Three people in the Duluth area have died in the past two days of opioid overdoses, and police are concerned that others may follow.
The Duluth and Hermantown Police Departments issued a statement Monday saying they are "concerned for opioid users and warn of the risk of using these drugs, as their content and purity is often unknown and can cause overdose deaths."
Authorities didn't provide any details on those who died, or the circumstances surrounding their deaths. Police are still investigating, the Duluth News Tribune reports.
Opioid drugs are pain relievers and are sold under familiar names like Vicodin, OxyContin, morphine and codeine, and are highly addictive. Heroin, which is illegal, is also an opioid.
The number of heroin deaths in Minnesota has risen sharply in the past few years, as cheaper but purer forms of the drug have reached the state.
But far more opioid overdoses occur from prescription drugs than from heroin, according to a recent study from the Stanford University School of Medicine.
Researchers found more than two-thirds of emergency room overdose visits in the United States in a recent year were related to the prescription opioids.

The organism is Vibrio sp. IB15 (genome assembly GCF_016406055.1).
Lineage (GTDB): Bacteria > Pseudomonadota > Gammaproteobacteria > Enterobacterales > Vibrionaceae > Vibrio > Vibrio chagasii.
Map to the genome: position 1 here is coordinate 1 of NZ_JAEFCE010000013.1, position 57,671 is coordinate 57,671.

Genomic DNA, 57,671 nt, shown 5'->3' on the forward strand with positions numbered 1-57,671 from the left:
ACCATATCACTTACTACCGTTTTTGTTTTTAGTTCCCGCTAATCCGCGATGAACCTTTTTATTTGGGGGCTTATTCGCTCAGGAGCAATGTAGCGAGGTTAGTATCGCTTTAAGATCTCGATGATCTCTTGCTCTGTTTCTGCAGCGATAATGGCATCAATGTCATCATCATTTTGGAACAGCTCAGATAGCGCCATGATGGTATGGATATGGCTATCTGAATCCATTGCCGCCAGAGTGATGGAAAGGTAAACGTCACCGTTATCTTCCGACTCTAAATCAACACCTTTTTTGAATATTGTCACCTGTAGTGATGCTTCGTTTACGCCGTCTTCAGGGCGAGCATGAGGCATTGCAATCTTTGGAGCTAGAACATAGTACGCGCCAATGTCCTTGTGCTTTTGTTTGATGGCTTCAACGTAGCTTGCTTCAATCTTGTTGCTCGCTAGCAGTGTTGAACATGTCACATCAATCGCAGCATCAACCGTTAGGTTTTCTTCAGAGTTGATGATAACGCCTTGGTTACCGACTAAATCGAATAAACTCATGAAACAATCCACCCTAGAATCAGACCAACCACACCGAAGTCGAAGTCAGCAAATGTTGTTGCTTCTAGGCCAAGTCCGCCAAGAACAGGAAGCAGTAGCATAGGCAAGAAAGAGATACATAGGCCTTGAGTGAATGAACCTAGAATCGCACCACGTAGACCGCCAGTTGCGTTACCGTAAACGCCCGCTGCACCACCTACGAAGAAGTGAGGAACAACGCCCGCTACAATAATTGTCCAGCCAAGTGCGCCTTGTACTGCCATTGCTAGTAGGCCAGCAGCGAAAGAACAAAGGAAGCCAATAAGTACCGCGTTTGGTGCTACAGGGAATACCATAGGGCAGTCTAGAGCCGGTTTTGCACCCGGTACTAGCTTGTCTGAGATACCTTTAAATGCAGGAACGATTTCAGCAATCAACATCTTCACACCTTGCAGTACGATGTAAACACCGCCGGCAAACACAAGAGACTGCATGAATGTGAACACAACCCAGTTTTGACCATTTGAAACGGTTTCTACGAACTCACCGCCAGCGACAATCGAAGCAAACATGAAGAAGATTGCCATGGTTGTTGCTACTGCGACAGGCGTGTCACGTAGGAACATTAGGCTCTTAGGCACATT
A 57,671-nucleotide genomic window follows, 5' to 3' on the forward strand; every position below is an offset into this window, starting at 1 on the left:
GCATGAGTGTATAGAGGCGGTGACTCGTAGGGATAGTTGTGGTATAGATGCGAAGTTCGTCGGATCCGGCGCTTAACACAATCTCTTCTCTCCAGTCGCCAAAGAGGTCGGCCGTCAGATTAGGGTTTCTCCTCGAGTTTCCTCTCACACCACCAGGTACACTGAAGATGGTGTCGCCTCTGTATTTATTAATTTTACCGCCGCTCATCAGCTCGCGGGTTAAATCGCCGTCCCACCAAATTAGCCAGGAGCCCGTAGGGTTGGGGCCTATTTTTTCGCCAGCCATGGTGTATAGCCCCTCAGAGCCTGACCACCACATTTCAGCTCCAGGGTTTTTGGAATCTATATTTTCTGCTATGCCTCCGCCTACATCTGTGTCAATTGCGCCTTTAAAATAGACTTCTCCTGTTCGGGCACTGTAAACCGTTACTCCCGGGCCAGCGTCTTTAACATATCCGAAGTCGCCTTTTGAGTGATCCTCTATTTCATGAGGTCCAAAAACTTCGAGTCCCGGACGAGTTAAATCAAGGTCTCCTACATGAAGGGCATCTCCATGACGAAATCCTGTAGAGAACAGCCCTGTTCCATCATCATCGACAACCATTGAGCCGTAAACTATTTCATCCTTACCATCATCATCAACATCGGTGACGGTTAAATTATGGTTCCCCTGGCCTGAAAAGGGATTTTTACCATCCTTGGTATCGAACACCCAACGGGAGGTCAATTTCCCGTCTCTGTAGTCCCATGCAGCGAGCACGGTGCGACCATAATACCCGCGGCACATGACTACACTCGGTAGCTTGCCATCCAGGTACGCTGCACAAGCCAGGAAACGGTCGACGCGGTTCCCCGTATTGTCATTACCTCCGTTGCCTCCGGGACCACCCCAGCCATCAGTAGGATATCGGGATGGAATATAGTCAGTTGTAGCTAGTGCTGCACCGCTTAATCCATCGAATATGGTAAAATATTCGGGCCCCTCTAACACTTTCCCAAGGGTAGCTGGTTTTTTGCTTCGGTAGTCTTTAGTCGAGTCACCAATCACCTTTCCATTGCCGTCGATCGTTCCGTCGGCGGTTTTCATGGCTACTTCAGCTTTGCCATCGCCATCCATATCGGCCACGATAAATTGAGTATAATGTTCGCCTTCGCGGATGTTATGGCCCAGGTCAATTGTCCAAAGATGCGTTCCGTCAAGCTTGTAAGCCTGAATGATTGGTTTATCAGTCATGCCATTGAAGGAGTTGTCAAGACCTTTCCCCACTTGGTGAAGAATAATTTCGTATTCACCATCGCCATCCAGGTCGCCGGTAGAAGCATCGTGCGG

More than half of the nearly 136,000 overdose patients needed further hospitalization, according to the study which was published recently in the Internal Medicine Journal of the American Medical Association.
In Minnesota last year, 507 people in the state died of all types of drug overdoses, according to the Minnesota Department of Health. The Star Tribune notes that many of them were due to overdoses of prescription pain relievers.
The Stanford study, which looked at 2010 statistics, says the overdose numbers are very likely an undercount of the real problem with prescription opioid abuse in the country, because many people who overdose never show up in ERs at all.
Many people, the study says, got their prescription opioids “via fraudulent prescriptions or from dealers that have illegally obtained the drugs – sometimes from breaking into and raiding pharmacies.”